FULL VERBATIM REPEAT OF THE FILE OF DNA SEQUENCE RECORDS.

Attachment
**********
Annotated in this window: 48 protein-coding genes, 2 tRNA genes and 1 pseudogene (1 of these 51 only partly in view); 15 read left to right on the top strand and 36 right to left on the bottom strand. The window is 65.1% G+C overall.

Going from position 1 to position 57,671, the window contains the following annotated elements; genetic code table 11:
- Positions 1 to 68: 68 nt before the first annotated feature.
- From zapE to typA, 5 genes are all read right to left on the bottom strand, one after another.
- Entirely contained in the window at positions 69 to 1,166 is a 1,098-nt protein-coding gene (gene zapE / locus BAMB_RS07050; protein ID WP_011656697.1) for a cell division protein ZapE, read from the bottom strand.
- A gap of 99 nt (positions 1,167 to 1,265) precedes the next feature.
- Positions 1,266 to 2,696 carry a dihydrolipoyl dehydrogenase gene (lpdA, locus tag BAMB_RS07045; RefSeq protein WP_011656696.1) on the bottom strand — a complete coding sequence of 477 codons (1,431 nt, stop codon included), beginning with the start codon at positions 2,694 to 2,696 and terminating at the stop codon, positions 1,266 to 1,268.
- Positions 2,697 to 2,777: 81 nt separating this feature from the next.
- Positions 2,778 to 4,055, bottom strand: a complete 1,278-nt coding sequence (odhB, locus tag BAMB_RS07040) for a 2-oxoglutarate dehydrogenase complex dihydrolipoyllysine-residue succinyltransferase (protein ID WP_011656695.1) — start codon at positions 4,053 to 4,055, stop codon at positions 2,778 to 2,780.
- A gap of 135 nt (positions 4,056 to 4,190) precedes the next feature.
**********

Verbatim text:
Annotated in this window: 48 protein-coding genes, 2 tRNA genes and 1 pseudogene (1 of these 51 only partly in view); 15 read left to right on the top strand and 36 right to left on the bottom strand. The window is 65.1% G+C overall.

Going from position 1 to position 57,671, the window contains the following annotated elements; genetic code table 11:
- Positions 1 to 68: 68 nt before the first annotated feature.
- From zapE to typA, 5 genes are all read right to left on the bottom strand, one after another.
- Entirely contained in the window at positions 69 to 1,166 is a 1,098-nt protein-coding gene (gene zapE / locus BAMB_RS07050; protein ID WP_011656697.1) for a cell division protein ZapE, read from the bottom strand.
- A gap of 99 nt (positions 1,167 to 1,265) precedes the next feature.
- Positions 1,266 to 2,696 carry a dihydrolipoyl dehydrogenase gene (lpdA, locus tag BAMB_RS07045; RefSeq protein WP_011656696.1) on the bottom strand — a complete coding sequence of 477 codons (1,431 nt, stop codon included), beginning with the start codon at positions 2,694 to 2,696 and terminating at the stop codon, positions 1,266 to 1,268.
- Positions 2,697 to 2,777: 81 nt separating this feature from the next.
- Positions 2,778 to 4,055, bottom strand: a complete 1,278-nt coding sequence (odhB, locus tag BAMB_RS07040) for a 2-oxoglutarate dehydrogenase complex dihydrolipoyllysine-residue succinyltransferase (protein ID WP_011656695.1) — start codon at positions 4,053 to 4,055, stop codon at positions 2,778 to 2,780.
- A gap of 135 nt (positions 4,056 to 4,190) precedes the next feature.